In 1997, Johnson was awarded a special citation from the New York chapter of the AIA for his advocacy on behalf of equal opportunity and housing issues.

Johnson and his wife, Norma Edelin Johnson, have two adult children, Jeh Charles Johnson and Marguerite Marie Johnson.

Jeh Vincent Johnson was interviewed by The HistoryMakers on April 8, 2019.

Accession Number

A2019.028

Sex

Male

Interview Date

4/8/2019

Last Name

Johnson

Maker Category
Marital Status

Married

Middle Name

Vincent

Occupation
Schools

Columbia University

Pearl-Cohn Entertainment Magnet High School

St. Vincent School

First Name

Jeh

Birth City, State, Country

Nashville

HM ID

JOH56

Favorite Season

Spring

State

Tennessee

Favorite Vacation Destination

Martha's Vineyard

Favorite Quote

Goodness Gracious

Bio Photo
Speakers Bureau Region State

New York

Birth Date

7/8/1931

Birth Place Term
Speakers Bureau Region City

New York

Country

USA

Favorite Food

Fresh Fruit

Short Description

Professor and architect Jeh Vincent Johnson (1931 - ) served as a professor of architecture at Vassar College for thirty-nine years and co-founded the National Organization of Minority Architects in 1971.

Employment

Vassar College

LeGendre, Johnson, McNeil Architects

Gindele and Johnson

Adams and Woodbridge, Architects

Paul R. Williams

Favorite Color

Dark Blue

Robert Stepto

Professor Robert Stepto was born October 28, 1945 in Chicago, Illinois to Dr. Robert and Anna Stepto. He attended the University of Chicago Laboratory Schools, graduating in 1962. He then attended Trinity College in Hartford, Connecticut, where he earned his B.A. degree in English in 1966. Stepto went on to attend Stanford University, where he received his M.A. degree in English literature in 1968, and his Ph.D. degree in English and American literature in 1974.

From 1971 to 1974, Stepto was an assistant professor of English and American civilization at Williams College in Williamstown, Massachusetts. He was hired by Yale University in 1974 as an assistant professor of English, American studies, and African American studies. Stepto served as the first director of graduate studies in the African American studies department from 1978 until 1981. In 1984, he became a tenured professor in the English, American studies, and African American studies departments. His focus areas were American and African American autobiography, fiction, poetry and visual arts since 1840. Stepto also began teaching summer classes at Bread Loaf School of English at Middlebury College in Ripton, Vermont in 1990. He released his first book, From Behind the Veil: A Study of Afro-American Narrative in 1979. In 1998, he published his memoir, Blue as the Lake: A Personal Geography. From 2005 to 2008, Stepto chaired the African American studies department at Yale University. He later published a series of essays in 2010 that analyze works ranging from Frederick Douglass to W. E. B. Du Bois and Toni Morrison, which he titled A Home Elsewhere: Reading African American Classics in the Age of Obama. Stepto retired from Yale University after forty-five years.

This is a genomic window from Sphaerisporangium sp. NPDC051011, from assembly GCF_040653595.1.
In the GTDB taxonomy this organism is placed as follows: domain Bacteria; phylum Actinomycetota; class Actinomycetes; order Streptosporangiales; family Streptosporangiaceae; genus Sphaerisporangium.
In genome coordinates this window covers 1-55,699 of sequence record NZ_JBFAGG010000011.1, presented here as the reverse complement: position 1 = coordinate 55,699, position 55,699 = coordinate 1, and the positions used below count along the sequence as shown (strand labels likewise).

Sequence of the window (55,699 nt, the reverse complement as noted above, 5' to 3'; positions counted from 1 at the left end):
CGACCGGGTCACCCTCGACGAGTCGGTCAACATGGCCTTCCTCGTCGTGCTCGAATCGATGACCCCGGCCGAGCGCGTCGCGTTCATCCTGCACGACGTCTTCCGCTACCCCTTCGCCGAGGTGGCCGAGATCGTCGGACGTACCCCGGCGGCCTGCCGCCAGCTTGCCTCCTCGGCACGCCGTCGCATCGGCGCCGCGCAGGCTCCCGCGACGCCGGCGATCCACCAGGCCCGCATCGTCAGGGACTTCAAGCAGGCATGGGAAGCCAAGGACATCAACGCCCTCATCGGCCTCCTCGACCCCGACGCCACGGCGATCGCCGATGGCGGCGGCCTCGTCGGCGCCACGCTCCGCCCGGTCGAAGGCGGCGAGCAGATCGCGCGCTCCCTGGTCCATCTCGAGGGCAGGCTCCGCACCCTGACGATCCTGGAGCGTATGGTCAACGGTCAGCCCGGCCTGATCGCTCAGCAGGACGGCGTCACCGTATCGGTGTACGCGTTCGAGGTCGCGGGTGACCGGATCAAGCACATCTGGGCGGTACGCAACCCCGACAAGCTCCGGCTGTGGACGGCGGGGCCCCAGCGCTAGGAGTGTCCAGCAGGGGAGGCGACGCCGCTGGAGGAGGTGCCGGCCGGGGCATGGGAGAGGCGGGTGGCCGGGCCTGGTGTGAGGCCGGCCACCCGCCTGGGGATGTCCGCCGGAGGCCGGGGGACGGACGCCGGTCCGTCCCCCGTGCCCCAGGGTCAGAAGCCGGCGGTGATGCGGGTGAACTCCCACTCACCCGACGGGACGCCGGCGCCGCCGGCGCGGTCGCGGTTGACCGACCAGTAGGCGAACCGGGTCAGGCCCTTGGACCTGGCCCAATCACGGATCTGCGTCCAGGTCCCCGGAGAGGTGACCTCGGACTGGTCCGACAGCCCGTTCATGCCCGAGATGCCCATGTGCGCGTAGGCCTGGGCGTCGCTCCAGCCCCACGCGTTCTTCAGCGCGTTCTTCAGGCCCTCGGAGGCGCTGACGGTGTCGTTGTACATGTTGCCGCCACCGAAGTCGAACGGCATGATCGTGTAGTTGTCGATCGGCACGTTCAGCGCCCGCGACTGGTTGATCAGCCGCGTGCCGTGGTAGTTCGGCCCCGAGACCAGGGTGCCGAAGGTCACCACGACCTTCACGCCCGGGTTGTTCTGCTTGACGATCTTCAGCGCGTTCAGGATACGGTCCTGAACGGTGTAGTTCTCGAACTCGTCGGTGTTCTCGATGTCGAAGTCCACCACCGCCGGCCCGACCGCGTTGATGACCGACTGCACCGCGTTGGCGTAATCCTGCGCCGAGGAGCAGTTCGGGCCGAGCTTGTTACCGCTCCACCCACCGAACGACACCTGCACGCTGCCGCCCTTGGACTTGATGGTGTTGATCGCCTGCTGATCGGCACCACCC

Over the years, Stepto received numerous awards for his writings, which included: Notable American Essay of 2001 and Pushcart Prize nomination for “Greyhound Kind of Mood,” published by the New England Review; Notable American Essay of 1997 for "Hyde Park," published by Callaloo; Notable American Essay of 1996 for "Black Piano," published by Callaloo; and Notable American Essay of 1995 for "Woodlawn," published by the New England Review. Other awards included the Bread Loaf School of English’s Frank and Eleanor Griffiths Chair Professor of English in 2007 and 2017, as well as its Robert Frost Chair Professor of English in 1995. In 2018, Yale University named Stepto its John M. Schiff Professor of English. Trinity College also presented Stepto with its 175th Anniversary Alumni Award in 1999, and the Alumni Medal for Excellence in 1986.

Stepto resides in Connecticut with his wife, Michele L. Stepto. They had two children: Rafael Stepto and the late Gabriel Stepto.

Robert Stepto was interviewed by The HistoryMakers on August 24, 2019.

Accession Number

A2019.095

Sex

Male

Interview Date

8/24/2019

10/25/2019

Last Name

Stepto

Maker Category
Marital Status

Married

Middle Name

Burns

Occupation
Schools

University of Chicago Laboratory Schools

Trinity College

Stanford University

First Name

Robert

Birth City, State, Country

Chicago

HM ID

STE24

Favorite Season

Fall

State

Illinois

Favorite Vacation Destination

Martha's Vineyard

Favorite Quote

You Won't Believe This

Bio Photo
Speakers Bureau Region State

Connecticut

Birth Date

10/28/1945

Birth Place Term
Speakers Bureau Region City

New Haven

Country

USA

Favorite Food

Corn

Short Description

Professor Robert Stepto (1945- ) served as an English and African American studies professor at Yale University since 1974.

Employment

Yale University

Williams College

Favorite Color

Blue

Sheryll D. Cashin